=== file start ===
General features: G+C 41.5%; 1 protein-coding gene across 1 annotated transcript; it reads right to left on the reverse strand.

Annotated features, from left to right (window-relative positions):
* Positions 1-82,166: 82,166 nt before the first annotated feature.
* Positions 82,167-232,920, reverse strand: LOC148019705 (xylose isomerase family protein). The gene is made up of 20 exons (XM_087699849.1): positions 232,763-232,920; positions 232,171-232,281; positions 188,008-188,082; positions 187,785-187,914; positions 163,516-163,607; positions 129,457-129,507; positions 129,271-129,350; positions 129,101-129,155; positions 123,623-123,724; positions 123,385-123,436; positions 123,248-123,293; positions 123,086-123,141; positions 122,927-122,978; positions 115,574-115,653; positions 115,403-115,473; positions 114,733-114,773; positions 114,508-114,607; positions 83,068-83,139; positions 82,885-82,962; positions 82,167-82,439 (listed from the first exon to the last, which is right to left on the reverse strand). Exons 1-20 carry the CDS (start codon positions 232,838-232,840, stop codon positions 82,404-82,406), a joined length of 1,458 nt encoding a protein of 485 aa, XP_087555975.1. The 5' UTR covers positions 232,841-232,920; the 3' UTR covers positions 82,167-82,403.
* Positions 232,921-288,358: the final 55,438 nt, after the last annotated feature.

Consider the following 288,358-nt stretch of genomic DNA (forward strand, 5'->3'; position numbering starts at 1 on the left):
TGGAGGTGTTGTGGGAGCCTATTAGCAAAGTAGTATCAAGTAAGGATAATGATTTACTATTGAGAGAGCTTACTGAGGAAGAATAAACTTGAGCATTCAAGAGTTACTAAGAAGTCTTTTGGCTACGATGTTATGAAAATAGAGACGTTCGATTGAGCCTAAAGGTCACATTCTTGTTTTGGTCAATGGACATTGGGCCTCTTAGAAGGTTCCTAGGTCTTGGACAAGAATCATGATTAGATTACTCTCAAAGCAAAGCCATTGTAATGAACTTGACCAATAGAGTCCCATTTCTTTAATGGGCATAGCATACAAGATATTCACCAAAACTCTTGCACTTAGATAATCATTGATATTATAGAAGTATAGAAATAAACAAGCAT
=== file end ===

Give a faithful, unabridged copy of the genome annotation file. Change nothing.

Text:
General features: G+C 41.5%; 1 protein-coding gene across 1 annotated transcript; it reads right to left on the reverse strand.

Annotated features, from left to right (window-relative positions):
* Positions 1-82,166: 82,166 nt before the first annotated feature.
* Positions 82,167-232,920, reverse strand: LOC148019705 (xylose isomerase family protein). The gene is made up of 20 exons (XM_087699849.1): positions 232,763-232,920; positions 232,171-232,281; positions 188,008-188,082; positions 187,785-187,914; positions 163,516-163,607; positions 129,457-129,507; positions 129,271-129,350; positions 129,101-129,155; positions 123,623-123,724; positions 123,385-123,436; positions 123,248-123,293; positions 123,086-123,141; positions 122,927-122,978; positions 115,574-115,653; positions 115,403-115,473; positions 114,733-114,773; positions 114,508-114,607; positions 83,068-83,139; positions 82,885-82,962; positions 82,167-82,439 (listed from the first exon to the last, which is right to left on the reverse strand). Exons 1-20 carry the CDS (start codon positions 232,838-232,840, stop codon positions 82,404-82,406), a joined length of 1,458 nt encoding a protein of 485 aa, XP_087555975.1. The 5' UTR covers positions 232,841-232,920; the 3' UTR covers positions 82,167-82,403.
* Positions 232,921-288,358: the final 55,438 nt, after the last annotated feature.

Consider the following 288,358-nt stretch of genomic DNA (forward strand, 5'->3'; position numbering starts at 1 on the left):
TGGAGGTGTTGTGGGAGCCTATTAGCAAAGTAGTATCAAGTAAGGATAATGATTTACTATTGAGAGAGCTTACTGAGGAAGAATAAACTTGAGCATTCAAGAGTTACTAAGAAGTCTTTTGGCTACGATGTTATGAAAATAGAGACGTTCGATTGAGCCTAAAGGTCACATTCTTGTTTTGGTCAATGGACATTGGGCCTCTTAGAAGGTTCCTAGGTCTTGGACAAGAATCATGATTAGATTACTCTCAAAGCAAAGCCATTGTAATGAACTTGACCAATAGAGTCCCATTTCTTTAATGGGCATAGCATACAAGATATTCACCAAAACTCTTGCACTTAGATAATCATTGATATTATAGAAGTATAGAAATAAACAAGCAT